Obviously I am little sad to see it decay in this manner, but I am not surprised, it was inevitable, driven by a selfish 20th century industrial strategy, the result of a economic foundation whose days are numbered. But surely I hear you say “it has been huge success, look a the proliferation of personal computers, look at how little they cost, look at the bang for buck you get from these prolific PCs.” It is true, if population is a measure of success, then they are very successful. However throughout its ascent I have often wondered about those ideas that have fallen by the wayside, all of those missed opportunities, the many diverse possibilities that could have taken us down different roads. Maybe just maybe things may have turned out much more different even more successful and much more diverse. For example if we had taken a more concurrent approach to computing from both a hardware and software perspective rather than being blindly led by Intel’s clock race we might have ended up with a more evolutionary successful class of computing. Something much more robust than the current crop of high end PCs and servers, something more creative and enabling than the iPad.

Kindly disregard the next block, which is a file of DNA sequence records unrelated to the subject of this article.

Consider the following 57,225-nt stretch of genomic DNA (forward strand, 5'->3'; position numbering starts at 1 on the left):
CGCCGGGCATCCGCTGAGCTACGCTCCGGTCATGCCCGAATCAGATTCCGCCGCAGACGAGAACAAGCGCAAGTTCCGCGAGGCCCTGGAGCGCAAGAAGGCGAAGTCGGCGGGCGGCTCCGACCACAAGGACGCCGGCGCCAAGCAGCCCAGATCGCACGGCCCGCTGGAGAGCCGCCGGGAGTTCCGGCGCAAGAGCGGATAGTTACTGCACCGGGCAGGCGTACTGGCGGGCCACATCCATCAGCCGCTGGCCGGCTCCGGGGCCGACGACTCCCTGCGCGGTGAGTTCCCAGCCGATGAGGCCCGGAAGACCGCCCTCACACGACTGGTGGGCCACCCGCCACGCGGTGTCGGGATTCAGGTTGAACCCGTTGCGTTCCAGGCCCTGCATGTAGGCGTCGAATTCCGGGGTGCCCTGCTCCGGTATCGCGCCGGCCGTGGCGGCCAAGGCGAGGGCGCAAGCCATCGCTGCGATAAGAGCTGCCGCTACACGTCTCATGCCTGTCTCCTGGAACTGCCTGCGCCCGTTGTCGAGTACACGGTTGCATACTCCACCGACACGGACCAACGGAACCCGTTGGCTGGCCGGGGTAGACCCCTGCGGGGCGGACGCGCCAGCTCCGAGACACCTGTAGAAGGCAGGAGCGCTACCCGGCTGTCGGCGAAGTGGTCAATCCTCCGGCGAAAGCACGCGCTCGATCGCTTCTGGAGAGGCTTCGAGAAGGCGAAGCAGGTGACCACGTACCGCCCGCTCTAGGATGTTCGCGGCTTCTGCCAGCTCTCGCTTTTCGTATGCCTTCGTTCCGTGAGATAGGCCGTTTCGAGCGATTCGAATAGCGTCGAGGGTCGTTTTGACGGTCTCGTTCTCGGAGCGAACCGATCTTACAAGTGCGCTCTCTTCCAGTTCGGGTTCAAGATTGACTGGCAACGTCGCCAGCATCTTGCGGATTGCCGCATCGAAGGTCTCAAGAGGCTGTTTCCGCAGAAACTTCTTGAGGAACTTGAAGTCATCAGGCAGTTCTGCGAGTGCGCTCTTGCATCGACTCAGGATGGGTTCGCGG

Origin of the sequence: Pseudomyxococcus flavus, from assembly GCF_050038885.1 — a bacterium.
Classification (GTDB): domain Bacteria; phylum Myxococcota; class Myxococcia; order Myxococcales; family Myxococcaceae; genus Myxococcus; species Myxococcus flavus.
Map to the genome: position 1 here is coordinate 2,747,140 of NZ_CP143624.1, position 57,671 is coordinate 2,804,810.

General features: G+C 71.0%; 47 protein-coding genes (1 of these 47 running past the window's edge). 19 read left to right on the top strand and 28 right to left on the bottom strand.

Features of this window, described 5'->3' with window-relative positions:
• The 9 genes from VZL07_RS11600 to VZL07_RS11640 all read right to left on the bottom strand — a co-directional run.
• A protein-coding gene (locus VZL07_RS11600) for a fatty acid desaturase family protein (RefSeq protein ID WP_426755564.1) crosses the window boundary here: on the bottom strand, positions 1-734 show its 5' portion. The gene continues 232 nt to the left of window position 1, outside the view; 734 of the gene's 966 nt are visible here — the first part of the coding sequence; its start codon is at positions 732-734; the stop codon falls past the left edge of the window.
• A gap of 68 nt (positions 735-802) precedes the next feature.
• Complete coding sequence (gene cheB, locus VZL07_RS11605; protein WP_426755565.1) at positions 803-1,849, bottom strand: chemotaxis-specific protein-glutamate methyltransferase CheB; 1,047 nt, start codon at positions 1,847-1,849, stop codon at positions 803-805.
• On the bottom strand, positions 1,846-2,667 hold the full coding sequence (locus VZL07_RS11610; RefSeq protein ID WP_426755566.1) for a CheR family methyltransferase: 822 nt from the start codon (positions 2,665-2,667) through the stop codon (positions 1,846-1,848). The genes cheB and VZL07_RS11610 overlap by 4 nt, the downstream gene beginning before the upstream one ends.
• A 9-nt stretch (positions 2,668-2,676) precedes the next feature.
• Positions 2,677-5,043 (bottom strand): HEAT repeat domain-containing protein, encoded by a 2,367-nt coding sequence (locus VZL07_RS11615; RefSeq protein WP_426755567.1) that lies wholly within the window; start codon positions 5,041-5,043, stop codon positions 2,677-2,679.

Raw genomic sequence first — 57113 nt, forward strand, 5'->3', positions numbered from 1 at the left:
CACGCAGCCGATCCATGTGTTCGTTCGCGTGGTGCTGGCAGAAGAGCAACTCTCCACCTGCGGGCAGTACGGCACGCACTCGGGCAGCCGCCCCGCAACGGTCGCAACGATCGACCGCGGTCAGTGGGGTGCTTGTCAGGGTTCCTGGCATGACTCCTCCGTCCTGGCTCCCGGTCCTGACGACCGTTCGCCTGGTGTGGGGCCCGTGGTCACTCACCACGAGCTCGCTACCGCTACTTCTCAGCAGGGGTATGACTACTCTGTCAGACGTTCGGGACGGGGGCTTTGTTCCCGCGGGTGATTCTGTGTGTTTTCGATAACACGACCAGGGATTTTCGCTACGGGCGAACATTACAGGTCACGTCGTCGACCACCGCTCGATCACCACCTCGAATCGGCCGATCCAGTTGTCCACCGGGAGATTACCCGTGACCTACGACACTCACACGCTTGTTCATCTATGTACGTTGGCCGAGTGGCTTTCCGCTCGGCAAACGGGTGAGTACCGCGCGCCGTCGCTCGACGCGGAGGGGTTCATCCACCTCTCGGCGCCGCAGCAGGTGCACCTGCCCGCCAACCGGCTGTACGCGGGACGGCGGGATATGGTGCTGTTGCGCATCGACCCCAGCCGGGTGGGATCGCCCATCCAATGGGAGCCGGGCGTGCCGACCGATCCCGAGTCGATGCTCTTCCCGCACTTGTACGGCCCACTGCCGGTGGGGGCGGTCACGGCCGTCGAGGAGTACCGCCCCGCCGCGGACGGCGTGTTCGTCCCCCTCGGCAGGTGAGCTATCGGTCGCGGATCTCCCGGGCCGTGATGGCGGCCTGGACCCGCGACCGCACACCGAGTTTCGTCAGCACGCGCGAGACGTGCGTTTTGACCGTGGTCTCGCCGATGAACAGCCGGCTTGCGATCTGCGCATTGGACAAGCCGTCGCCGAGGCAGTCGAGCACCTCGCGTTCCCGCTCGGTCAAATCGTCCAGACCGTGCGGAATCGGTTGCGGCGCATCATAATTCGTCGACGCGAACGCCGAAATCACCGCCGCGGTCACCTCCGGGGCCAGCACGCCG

But these are just whimsical what ifs, we cannot change the past, what is done is done. But we can invent our own brighter innovative future. This is a good time to reinvent a better more flexible computing, one not tied to clock races, corporate profits and monocultures, rather something more radical, computing that can effectively reinvent, reconfigure and replicate itself on the fly. Computing that is designed with real world concurrency, responsive,reactive and parallel like the real world, something not hampered by 20th century sequential thinking, a new computing of real and the physical rather than a virtual one. More importantly I want computing I can tinker and experiment with, something not confined to repetitive recipes, but one with infinitely combinational components with which I can assemble new ideas. Computing that connects to physical as well as virtual, computing which enables the internet of things, computing that enables me to make new things. Most of all I want creative, intelligent computing not stupid consumptive computing, I want 21st century computing for everybody and everything and all the things I cannot even envisage yet and I want it open completely open from the bottom up this time.
Who is with me for a better, brighter and more innovative future..